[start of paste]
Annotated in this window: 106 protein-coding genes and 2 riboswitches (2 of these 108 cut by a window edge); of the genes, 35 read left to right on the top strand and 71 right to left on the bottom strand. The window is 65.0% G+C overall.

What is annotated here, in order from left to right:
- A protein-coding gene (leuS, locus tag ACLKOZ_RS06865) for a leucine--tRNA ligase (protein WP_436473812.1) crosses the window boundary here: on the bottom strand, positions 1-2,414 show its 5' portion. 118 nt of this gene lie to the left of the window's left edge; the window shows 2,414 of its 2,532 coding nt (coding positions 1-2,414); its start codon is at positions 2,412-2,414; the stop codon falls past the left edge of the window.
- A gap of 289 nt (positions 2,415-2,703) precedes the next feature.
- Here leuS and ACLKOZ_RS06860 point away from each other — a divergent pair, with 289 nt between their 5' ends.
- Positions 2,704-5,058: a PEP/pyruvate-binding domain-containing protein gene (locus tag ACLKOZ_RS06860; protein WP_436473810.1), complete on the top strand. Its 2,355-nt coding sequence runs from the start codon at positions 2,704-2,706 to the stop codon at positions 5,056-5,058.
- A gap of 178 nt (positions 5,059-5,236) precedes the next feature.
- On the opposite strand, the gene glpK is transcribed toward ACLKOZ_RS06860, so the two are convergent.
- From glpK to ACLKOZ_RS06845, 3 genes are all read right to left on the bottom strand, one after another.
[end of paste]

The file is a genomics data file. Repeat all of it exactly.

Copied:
Annotated in this window: 106 protein-coding genes and 2 riboswitches (2 of these 108 cut by a window edge); of the genes, 35 read left to right on the top strand and 71 right to left on the bottom strand. The window is 65.0% G+C overall.

What is annotated here, in order from left to right:
- A protein-coding gene (leuS, locus tag ACLKOZ_RS06865) for a leucine--tRNA ligase (protein WP_436473812.1) crosses the window boundary here: on the bottom strand, positions 1-2,414 show its 5' portion. 118 nt of this gene lie to the left of the window's left edge; the window shows 2,414 of its 2,532 coding nt (coding positions 1-2,414); its start codon is at positions 2,412-2,414; the stop codon falls past the left edge of the window.
- A gap of 289 nt (positions 2,415-2,703) precedes the next feature.
- Here leuS and ACLKOZ_RS06860 point away from each other — a divergent pair, with 289 nt between their 5' ends.
- Positions 2,704-5,058: a PEP/pyruvate-binding domain-containing protein gene (locus tag ACLKOZ_RS06860; protein WP_436473810.1), complete on the top strand. Its 2,355-nt coding sequence runs from the start codon at positions 2,704-2,706 to the stop codon at positions 5,056-5,058.
- A gap of 178 nt (positions 5,059-5,236) precedes the next feature.
- On the opposite strand, the gene glpK is transcribed toward ACLKOZ_RS06860, so the two are convergent.
- From glpK to ACLKOZ_RS06845, 3 genes are all read right to left on the bottom strand, one after another.